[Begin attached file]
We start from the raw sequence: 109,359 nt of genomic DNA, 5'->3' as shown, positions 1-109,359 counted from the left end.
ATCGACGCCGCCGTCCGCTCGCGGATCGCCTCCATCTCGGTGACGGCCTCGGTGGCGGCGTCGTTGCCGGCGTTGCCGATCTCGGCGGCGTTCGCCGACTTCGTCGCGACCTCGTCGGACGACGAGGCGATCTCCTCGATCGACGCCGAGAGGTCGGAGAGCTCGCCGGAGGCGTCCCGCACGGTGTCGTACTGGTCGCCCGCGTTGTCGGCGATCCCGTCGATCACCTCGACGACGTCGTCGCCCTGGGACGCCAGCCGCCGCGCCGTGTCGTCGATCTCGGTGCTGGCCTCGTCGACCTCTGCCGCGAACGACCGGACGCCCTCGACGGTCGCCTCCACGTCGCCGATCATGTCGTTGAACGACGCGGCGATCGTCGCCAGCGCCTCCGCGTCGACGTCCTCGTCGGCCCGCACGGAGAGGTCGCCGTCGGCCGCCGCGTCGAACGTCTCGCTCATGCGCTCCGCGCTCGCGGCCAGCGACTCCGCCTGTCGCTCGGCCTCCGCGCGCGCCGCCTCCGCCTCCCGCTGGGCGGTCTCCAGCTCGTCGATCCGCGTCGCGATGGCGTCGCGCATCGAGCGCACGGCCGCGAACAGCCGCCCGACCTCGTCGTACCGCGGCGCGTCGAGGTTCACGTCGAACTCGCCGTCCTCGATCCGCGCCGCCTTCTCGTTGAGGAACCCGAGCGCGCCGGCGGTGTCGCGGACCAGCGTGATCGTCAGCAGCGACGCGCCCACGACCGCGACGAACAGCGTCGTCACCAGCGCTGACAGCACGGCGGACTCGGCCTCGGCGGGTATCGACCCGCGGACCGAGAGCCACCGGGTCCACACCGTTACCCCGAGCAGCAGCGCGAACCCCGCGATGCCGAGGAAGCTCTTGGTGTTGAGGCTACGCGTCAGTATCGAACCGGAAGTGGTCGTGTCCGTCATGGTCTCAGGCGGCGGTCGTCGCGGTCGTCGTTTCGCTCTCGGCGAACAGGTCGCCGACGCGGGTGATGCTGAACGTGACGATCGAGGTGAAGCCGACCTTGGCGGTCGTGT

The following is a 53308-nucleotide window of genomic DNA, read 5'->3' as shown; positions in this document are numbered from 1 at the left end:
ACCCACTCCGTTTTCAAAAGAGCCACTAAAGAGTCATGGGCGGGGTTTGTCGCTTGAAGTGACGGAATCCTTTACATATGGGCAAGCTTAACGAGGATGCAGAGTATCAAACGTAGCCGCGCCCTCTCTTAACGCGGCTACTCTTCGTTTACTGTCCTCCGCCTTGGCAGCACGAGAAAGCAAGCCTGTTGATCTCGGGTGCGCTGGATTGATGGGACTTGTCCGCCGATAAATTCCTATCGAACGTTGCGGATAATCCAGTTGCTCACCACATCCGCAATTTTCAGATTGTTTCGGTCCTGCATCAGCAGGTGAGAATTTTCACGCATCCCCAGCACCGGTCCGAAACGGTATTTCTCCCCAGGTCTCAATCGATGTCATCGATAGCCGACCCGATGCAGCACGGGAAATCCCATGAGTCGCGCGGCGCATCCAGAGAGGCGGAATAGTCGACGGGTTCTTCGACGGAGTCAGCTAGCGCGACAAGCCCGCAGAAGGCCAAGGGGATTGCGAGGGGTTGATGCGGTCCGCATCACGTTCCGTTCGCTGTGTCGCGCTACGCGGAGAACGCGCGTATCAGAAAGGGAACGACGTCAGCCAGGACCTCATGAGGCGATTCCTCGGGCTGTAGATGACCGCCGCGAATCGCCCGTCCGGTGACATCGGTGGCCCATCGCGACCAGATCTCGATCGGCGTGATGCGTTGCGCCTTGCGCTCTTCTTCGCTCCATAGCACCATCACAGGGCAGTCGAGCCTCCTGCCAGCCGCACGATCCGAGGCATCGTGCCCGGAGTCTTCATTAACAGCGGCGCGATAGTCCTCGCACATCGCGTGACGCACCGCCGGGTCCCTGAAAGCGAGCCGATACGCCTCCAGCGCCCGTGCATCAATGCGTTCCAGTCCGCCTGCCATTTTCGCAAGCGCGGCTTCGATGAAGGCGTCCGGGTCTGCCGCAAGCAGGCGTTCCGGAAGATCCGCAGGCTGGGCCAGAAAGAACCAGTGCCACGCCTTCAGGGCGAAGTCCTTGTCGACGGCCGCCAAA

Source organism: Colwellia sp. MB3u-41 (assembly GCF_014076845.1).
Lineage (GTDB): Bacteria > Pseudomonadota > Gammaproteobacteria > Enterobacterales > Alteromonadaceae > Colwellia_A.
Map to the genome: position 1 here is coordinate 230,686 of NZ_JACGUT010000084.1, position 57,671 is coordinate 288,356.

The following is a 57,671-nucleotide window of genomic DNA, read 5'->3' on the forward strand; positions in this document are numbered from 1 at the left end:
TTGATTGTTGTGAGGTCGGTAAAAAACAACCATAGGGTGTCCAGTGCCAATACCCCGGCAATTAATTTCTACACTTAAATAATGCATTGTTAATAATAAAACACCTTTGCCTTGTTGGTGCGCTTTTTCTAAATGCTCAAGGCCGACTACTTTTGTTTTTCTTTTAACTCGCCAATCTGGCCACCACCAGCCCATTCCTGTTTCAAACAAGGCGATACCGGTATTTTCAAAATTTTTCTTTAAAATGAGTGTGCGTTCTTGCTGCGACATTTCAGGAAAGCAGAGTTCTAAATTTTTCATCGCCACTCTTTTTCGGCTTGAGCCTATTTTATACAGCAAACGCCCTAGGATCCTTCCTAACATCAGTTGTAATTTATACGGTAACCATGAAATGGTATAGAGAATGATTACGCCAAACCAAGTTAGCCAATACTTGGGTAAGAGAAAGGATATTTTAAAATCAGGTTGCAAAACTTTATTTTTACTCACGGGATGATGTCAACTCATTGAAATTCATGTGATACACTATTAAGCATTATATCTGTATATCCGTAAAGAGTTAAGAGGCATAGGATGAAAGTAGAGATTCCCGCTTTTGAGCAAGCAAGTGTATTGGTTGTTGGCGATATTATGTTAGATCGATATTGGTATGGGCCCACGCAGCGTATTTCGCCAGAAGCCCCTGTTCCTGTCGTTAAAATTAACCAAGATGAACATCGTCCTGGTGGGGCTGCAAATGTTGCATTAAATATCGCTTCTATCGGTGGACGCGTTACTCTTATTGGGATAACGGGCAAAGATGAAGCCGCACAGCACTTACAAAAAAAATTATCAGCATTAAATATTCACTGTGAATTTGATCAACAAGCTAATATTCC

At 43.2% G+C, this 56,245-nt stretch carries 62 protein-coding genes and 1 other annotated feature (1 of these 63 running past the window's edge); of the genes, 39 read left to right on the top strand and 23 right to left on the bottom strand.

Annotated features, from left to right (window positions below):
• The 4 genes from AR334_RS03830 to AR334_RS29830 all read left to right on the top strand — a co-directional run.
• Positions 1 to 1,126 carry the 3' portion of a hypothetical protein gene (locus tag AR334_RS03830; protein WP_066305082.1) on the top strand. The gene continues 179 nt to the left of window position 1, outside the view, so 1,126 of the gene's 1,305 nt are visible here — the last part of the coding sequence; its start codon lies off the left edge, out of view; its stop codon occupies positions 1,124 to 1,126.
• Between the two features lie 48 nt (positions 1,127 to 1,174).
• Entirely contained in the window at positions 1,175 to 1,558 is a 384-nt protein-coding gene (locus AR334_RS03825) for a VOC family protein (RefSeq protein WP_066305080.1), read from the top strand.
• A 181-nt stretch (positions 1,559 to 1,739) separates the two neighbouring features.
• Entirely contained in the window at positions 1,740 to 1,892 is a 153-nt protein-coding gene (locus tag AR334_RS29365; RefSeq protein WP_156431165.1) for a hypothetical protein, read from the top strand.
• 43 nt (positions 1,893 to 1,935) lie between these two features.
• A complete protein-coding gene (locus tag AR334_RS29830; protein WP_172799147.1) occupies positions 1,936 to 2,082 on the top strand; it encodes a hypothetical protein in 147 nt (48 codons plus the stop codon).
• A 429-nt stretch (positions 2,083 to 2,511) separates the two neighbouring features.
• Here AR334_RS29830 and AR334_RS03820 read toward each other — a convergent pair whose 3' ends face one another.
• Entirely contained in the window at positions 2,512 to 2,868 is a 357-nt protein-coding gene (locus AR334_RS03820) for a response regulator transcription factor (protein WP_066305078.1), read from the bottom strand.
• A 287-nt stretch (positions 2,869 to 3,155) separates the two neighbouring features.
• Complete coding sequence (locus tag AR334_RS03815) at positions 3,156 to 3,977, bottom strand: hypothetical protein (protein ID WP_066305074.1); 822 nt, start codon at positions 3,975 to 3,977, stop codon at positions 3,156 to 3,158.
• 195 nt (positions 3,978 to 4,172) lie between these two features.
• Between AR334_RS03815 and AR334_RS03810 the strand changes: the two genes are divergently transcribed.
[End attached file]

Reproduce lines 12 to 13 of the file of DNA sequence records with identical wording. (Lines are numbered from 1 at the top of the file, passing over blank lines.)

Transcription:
• The 4 genes from AR334_RS03830 to AR334_RS29830 all read left to right on the top strand — a co-directional run.
• Positions 1 to 1,126 carry the 3' portion of a hypothetical protein gene (locus tag AR334_RS03830; protein WP_066305082.1) on the top strand. The gene continues 179 nt to the left of window position 1, outside the view, so 1,126 of the gene's 1,305 nt are visible here — the last part of the coding sequence; its start codon lies off the left edge, out of view; its stop codon occupies positions 1,124 to 1,126.